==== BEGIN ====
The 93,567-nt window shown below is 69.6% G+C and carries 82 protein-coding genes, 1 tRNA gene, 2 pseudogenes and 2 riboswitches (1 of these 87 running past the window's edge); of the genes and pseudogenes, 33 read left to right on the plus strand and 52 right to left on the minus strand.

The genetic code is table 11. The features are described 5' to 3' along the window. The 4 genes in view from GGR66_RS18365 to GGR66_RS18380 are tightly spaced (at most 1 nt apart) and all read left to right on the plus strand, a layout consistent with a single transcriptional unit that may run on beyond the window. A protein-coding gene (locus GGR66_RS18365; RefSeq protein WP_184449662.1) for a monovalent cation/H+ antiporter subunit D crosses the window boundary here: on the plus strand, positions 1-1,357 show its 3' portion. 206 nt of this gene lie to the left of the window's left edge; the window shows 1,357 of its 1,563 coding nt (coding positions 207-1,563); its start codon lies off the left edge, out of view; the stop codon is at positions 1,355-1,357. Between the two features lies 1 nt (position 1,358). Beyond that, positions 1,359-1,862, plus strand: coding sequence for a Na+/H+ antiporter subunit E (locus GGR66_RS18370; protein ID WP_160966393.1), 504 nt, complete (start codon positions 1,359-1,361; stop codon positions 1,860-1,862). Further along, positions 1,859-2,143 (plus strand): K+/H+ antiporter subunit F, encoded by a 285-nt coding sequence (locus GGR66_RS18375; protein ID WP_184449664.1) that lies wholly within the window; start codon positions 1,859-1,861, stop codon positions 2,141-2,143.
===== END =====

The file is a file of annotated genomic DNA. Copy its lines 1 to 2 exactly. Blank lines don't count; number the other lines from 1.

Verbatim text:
The 93,567-nt window shown below is 69.6% G+C and carries 82 protein-coding genes, 1 tRNA gene, 2 pseudogenes and 2 riboswitches (1 of these 87 running past the window's edge); of the genes and pseudogenes, 33 read left to right on the plus strand and 52 right to left on the minus strand.

The genetic code is table 11. The features are described 5' to 3' along the window. The 4 genes in view from GGR66_RS18365 to GGR66_RS18380 are tightly spaced (at most 1 nt apart) and all read left to right on the plus strand, a layout consistent with a single transcriptional unit that may run on beyond the window. A protein-coding gene (locus GGR66_RS18365; RefSeq protein WP_184449662.1) for a monovalent cation/H+ antiporter subunit D crosses the window boundary here: on the plus strand, positions 1-1,357 show its 3' portion. 206 nt of this gene lie to the left of the window's left edge; the window shows 1,357 of its 1,563 coding nt (coding positions 207-1,563); its start codon lies off the left edge, out of view; the stop codon is at positions 1,355-1,357. Between the two features lies 1 nt (position 1,358). Beyond that, positions 1,359-1,862, plus strand: coding sequence for a Na+/H+ antiporter subunit E (locus GGR66_RS18370; protein ID WP_160966393.1), 504 nt, complete (start codon positions 1,359-1,361; stop codon positions 1,860-1,862). Further along, positions 1,859-2,143 (plus strand): K+/H+ antiporter subunit F, encoded by a 285-nt coding sequence (locus GGR66_RS18375; protein ID WP_184449664.1) that lies wholly within the window; start codon positions 1,859-1,861, stop codon positions 2,141-2,143.